As I noted above - the path for America's future seems very clear; it's just a matter of timing. Unlike the auto companies, the federal government can follow the identical path, but for much much longer. It can throw its people under the bus via higher taxes and money printing (devaluation of lifestyle) - private businesses have no such options. I suppose one day the peasants say enough is enough. That day could be quite a long way in the future as the people appear more than sated with their American Idol and NFL Football, as long as government checks arrive in the mail once a month. Celente seems to have much more faith that the people are not easily distracted, like the Romans a few centuries before, by their games and entertainment.
(I) U.S. Postponed the Great Depression, Not Prevented It, Says Trend Forecaster Celente
A week into the New Year, the consensus among the Wall Street "experts" is the economy and the financial markets will continue to improve in 2010. Unlike last year, when we entered January with so much uncertainty, today pretty much everyone agrees the worst is behind us.
Gerald Celente does not agree.
Celente, the director of the Trends Research Institute, who's been tracking trends for 30 years, thinks 2010 brings with it the Great Depression we narrowly avoided last year. Celente's been making this prediction for several years, and as we know was nearly proved right.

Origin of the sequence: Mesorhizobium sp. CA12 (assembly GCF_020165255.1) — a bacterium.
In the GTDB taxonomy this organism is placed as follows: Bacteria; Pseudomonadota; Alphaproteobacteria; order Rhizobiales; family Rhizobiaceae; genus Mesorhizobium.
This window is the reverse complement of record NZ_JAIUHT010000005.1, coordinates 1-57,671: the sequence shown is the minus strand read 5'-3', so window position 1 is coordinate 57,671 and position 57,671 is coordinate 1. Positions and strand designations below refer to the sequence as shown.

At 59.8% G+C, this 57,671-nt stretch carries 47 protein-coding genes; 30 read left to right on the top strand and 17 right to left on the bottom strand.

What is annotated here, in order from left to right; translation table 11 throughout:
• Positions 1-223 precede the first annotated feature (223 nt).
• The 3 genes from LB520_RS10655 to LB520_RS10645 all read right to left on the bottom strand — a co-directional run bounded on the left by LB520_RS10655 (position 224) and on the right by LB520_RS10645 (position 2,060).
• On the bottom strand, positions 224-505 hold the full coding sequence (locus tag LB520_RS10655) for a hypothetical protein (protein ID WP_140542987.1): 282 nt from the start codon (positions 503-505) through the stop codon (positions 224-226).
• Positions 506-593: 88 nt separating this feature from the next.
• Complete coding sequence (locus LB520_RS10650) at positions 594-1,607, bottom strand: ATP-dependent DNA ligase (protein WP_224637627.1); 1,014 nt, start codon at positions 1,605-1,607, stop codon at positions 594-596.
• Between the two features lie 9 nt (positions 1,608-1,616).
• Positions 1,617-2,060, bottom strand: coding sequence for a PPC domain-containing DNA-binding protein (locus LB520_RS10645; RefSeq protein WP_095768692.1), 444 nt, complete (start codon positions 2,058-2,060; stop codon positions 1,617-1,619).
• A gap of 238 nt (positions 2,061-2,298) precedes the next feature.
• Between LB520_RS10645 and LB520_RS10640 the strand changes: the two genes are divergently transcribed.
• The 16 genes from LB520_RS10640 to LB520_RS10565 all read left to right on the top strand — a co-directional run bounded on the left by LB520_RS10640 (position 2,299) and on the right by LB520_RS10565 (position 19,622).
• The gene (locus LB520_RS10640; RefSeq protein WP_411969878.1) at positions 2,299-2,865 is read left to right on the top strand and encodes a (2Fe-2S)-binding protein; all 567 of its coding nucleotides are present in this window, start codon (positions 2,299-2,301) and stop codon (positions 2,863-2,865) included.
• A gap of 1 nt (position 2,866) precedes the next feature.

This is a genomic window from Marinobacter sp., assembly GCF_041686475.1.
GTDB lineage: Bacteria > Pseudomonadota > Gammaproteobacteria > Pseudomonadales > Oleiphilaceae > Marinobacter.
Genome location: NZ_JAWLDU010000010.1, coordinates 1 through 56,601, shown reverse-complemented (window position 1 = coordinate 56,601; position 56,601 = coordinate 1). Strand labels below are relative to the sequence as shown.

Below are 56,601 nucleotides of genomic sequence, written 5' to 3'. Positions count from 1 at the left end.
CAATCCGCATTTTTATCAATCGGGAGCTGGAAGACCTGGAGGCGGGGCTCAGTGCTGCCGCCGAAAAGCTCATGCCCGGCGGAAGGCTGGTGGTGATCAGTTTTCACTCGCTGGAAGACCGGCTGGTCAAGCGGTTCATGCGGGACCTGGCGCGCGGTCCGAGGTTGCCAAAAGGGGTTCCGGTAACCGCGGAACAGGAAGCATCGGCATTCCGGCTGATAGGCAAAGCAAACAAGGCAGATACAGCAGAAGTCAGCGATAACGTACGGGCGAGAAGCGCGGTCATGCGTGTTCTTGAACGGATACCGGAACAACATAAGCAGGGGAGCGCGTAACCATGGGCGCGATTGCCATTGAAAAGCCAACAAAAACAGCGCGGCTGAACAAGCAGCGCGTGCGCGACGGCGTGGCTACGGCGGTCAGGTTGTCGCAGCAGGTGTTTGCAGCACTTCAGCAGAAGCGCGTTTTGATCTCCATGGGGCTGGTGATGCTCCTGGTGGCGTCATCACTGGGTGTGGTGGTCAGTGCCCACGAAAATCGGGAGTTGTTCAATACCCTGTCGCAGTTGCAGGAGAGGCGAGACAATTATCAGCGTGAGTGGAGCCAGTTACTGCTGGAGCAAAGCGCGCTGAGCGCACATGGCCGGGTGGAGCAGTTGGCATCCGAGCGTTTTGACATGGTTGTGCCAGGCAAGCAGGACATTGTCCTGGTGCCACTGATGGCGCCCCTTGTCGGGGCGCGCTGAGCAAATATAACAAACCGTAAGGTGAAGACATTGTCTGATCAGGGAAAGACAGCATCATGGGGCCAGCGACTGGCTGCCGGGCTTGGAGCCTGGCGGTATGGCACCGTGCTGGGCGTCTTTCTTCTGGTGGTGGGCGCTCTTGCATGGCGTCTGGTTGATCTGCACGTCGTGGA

Extraordinary government intervention helped prove him wrong, something he didn't anticipate. "We never thought we'd be buying companies like AIG, we never thought we'd own parts of General Motors," he tells Aaron in the accompanying clip. "The government's never done these things before." (desperate time = desperate measures)
Celente believes the bailouts have just postponed a depression -- not prevented one: "The hand may change but the game doesn't change."
Celente says the recent signs of economic recovery are nothing more than a boost based on "a stimulus economy." [Nov 18, 2008: Minyanville - Our Economy is on Steroids] Once those measures are pulled back and interest rates rise, the economy will once again tank.
It's not all gloom and doom. Eventually, Celente predicts, American ingenuity and innovation will drive a recovery.
(II) Survivor, America: "It's Only Going to Get Worse," Gerald Celente Says
"It's only going to get worse," is the sobering forecast of Gerald Celente, director of the Trends Research Institute. Celente believes the "bailout bubble" is going to burst and the U.S. economy will slip back into recession, if not worse, in 2010.
Like all forecasters, Celente isn't always right but he has predicted a number of major events. So if Celente is right about 2010, what will that mean for the average American? Celente says we're going back to basics, making do with less and adopting the following mantra: "Waste not, want not. Use it up. Wear it out. Make it do, do without."